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I'm difficult, but not impossible: how millennials view international assignments and the implications for human resource management (HRM)

I'm difficult, but not impossible: how millennials view international assignments and the... The purpose of this study is to identify what (de)motivates millennial students from undertaking mobility upon graduation and whether this depends on gender, region of origin, prior work experience, level of studies, or international mindset and how. The paper provides insights on the preferred length of mobility and the most (un)attractive regions.Design/methodology/approachThe sample consists of 1,001 millennial students from 77 countries. Data from a quantitative self-reported survey were analysed employing exploratory factor analysis and confirmatory data analyses.FindingsFactors that motivate mobility are personal development, learning about foreign cultures and the opportunity to travel and those that demotivate are a preference for short-term assignments, unwillingness of family to move and disruption of home country life. Factors differ by region, gender, level of current studies and the student's international mindset.Research limitations/implicationsThe cohort included only students pursuing a business or technical education. A willingness to accept an international assignment may not necessarily translate into accepting an international assignment due to the effect of the attitude–behaviour gap. The authors do not aim to generalise on the basis of the results since the sample was fairly disproportionate in terms of world regions. We do, however, invite further studies to treat ours as potential input for new and emerging studies of either a quantitative or qualitative nature.Practical implicationsDue to a strong attachment to home, short-term assignments are preferred. Salary and financial benefits remain hygienic factors and motivating factors remain on the “soft” side. Motivating millennials to engage in mobility requires an individualised approach, dependent on region of origin, gender, the level of education, work experience and international mindset.Originality/valueThis study indicates that the factors that (de)motivate millennial students to engage in international assignments differ on the basis of various socio-demographic variables. http://www.deepdyve.com/assets/images/DeepDyve-Logo-lg.png Personnel Review Emerald Publishing

I'm difficult, but not impossible: how millennials view international assignments and the implications for human resource management (HRM)

Personnel Review , Volume 51 (6): 20 – Aug 9, 2022

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References (67)

Publisher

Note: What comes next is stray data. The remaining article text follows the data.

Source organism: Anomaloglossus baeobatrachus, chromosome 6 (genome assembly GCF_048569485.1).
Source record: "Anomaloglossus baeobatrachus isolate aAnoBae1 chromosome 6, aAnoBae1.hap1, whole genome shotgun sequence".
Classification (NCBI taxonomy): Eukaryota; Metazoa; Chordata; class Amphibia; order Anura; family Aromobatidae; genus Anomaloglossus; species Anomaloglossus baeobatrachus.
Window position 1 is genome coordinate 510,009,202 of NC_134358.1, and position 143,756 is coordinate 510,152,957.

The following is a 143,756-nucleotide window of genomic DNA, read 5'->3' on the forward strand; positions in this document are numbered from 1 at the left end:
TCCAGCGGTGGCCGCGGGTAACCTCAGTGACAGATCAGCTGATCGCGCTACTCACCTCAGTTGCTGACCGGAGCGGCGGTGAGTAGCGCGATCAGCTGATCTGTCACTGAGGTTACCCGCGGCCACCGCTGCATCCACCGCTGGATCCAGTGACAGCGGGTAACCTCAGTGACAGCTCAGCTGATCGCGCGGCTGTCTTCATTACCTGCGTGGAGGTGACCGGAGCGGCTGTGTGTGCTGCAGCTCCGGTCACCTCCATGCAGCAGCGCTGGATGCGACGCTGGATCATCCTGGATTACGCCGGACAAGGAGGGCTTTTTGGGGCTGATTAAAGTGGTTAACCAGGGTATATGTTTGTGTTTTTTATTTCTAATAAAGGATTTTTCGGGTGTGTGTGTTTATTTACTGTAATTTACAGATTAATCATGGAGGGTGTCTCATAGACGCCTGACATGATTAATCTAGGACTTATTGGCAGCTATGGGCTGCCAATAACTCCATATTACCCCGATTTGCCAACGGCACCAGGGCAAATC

Emerald Publishing
Copyright
© Emerald Publishing Limited
ISSN
0048-3486
DOI
10.1108/pr-01-2021-0042
Publisher site
See Article on Publisher Site

Abstract

The purpose of this study is to identify what (de)motivates millennial students from undertaking mobility upon graduation and whether this depends on gender, region of origin, prior work experience, level of studies, or international mindset and how. The paper provides insights on the preferred length of mobility and the most (un)attractive regions.Design/methodology/approachThe sample consists of 1,001 millennial students from 77 countries. Data from a quantitative self-reported survey were analysed employing exploratory factor analysis and confirmatory data analyses.FindingsFactors that motivate mobility are personal development, learning about foreign cultures and the opportunity to travel and those that demotivate are a preference for short-term assignments, unwillingness of family to move and disruption of home country life. Factors differ by region, gender, level of current studies and the student's international mindset.Research limitations/implicationsThe cohort included only students pursuing a business or technical education. A willingness to accept an international assignment may not necessarily translate into accepting an international assignment due to the effect of the attitude–behaviour gap. The authors do not aim to generalise on the basis of the results since the sample was fairly disproportionate in terms of world regions. We do, however, invite further studies to treat ours as potential input for new and emerging studies of either a quantitative or qualitative nature.Practical implicationsDue to a strong attachment to home, short-term assignments are preferred. Salary and financial benefits remain hygienic factors and motivating factors remain on the “soft” side. Motivating millennials to engage in mobility requires an individualised approach, dependent on region of origin, gender, the level of education, work experience and international mindset.Originality/valueThis study indicates that the factors that (de)motivate millennial students to engage in international assignments differ on the basis of various socio-demographic variables.

Journal

Personnel ReviewEmerald Publishing

Published: Aug 9, 2022

Keywords: International assignment; Millennials; Willingness to relocate; Human resource management

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